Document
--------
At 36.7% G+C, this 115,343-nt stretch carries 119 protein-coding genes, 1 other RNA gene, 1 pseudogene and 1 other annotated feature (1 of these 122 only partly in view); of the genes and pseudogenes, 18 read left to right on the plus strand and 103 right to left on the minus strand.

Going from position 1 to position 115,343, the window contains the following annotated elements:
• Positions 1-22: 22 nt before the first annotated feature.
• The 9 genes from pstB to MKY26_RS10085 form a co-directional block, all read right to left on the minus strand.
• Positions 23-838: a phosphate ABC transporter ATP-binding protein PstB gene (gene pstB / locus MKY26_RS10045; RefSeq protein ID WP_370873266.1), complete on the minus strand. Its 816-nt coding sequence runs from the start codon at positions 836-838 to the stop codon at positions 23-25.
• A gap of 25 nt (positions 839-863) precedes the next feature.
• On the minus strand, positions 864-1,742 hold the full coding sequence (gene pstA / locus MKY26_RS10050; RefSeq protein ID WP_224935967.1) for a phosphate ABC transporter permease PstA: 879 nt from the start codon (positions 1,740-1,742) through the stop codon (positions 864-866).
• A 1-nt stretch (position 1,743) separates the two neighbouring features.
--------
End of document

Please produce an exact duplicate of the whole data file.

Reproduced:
At 36.7% G+C, this 115,343-nt stretch carries 119 protein-coding genes, 1 other RNA gene, 1 pseudogene and 1 other annotated feature (1 of these 122 only partly in view); of the genes and pseudogenes, 18 read left to right on the plus strand and 103 right to left on the minus strand.

Going from position 1 to position 115,343, the window contains the following annotated elements:
• Positions 1-22: 22 nt before the first annotated feature.
• The 9 genes from pstB to MKY26_RS10085 form a co-directional block, all read right to left on the minus strand.
• Positions 23-838: a phosphate ABC transporter ATP-binding protein PstB gene (gene pstB / locus MKY26_RS10045; RefSeq protein ID WP_370873266.1), complete on the minus strand. Its 816-nt coding sequence runs from the start codon at positions 836-838 to the stop codon at positions 23-25.
• A gap of 25 nt (positions 839-863) precedes the next feature.
• On the minus strand, positions 864-1,742 hold the full coding sequence (gene pstA / locus MKY26_RS10050; RefSeq protein ID WP_224935967.1) for a phosphate ABC transporter permease PstA: 879 nt from the start codon (positions 1,740-1,742) through the stop codon (positions 864-866).
• A 1-nt stretch (position 1,743) separates the two neighbouring features.